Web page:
Jamie, one of our Eco-volunteers, wrote this blog about the enrichment program at the Colobus Trust, which aims to release ex-pet and orphaned monkeys back into the wild:
Monkeys in captivity must be tested and challenged. Here at the Trust we ensure that the monkeys under rehabilitation are actively using their brains whilst in captivity to help them succeed once they are released into the wild. Feeding the monkeys and learning about animal welfare are some of my favourite activities here at the Trust, so I was really looking forward to participating in the enrichment program.
This past week we prepared papier-mâché balloons and hid the monkeys’ food inside (like a piñata, just substituting the candy for fruit). Once it came to feeding time, we placed twelve of these “piñatas” in the cage and watched them try to tackle the problem. Some walked right by the piñata took a quick look inside and continued on. Others tore it in half and grabbed the mango inside, while some stuck their hands inside the holes and grabbed the food that way. Eventually every monkey was able to figure it out and enjoy their afternoon meal.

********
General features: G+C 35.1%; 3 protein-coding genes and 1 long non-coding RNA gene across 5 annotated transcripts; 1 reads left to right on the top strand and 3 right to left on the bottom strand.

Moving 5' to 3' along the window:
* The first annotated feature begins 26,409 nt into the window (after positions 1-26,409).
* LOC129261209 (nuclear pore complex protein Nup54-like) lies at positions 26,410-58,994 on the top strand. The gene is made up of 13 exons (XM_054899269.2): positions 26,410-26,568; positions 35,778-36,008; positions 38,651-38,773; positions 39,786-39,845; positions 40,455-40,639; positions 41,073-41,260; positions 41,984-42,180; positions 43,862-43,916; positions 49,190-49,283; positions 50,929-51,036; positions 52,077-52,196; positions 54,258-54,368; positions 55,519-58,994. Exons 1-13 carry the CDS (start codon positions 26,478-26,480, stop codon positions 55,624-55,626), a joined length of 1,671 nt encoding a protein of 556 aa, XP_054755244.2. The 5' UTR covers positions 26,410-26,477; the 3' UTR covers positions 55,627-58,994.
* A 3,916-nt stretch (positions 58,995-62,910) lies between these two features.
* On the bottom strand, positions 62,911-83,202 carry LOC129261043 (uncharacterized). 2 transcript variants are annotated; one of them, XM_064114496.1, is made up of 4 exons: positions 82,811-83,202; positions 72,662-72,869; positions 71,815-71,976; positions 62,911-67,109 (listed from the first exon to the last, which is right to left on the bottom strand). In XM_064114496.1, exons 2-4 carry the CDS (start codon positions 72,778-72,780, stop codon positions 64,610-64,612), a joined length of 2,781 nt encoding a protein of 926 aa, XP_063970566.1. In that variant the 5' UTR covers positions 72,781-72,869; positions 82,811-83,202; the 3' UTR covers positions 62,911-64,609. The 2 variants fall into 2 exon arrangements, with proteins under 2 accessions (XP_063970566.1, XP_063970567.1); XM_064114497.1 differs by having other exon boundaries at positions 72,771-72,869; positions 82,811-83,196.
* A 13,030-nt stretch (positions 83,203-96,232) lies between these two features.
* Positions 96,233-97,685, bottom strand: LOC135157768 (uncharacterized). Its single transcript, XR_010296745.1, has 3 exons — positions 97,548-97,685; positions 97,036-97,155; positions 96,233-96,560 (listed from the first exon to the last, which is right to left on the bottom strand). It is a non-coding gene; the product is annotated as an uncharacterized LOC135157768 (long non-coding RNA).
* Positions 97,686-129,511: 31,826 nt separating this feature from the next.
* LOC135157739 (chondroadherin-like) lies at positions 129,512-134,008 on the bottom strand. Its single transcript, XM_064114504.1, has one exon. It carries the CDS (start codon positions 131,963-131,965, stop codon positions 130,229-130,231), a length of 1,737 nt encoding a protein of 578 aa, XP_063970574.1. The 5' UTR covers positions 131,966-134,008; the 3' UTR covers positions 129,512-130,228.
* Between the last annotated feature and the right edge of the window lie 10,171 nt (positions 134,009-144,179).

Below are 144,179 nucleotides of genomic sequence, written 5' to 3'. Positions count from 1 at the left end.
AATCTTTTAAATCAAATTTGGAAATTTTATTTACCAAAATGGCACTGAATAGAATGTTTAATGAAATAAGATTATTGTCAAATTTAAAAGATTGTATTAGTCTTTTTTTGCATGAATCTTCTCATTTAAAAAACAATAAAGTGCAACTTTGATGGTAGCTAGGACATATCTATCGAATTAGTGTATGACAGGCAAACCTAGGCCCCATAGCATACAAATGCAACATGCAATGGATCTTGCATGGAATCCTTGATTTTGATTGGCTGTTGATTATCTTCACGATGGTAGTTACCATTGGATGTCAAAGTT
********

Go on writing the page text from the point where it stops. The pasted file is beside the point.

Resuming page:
I always enjoy watching the monkeys eat, but observing the enrichment program made me really realize the importance of keeping the captive monkeys active.
As some readers may be aware, Wildlifedirect are no longer going to be able to take donations through the website. Therefore if you’ve been thinking about donating something small or large to help the Colobus Trust, now is the time to do it! The function to donate on the website will close on the 30th March but we will still be blogging to let you know how we are getting on.
Thanks for your support and interest!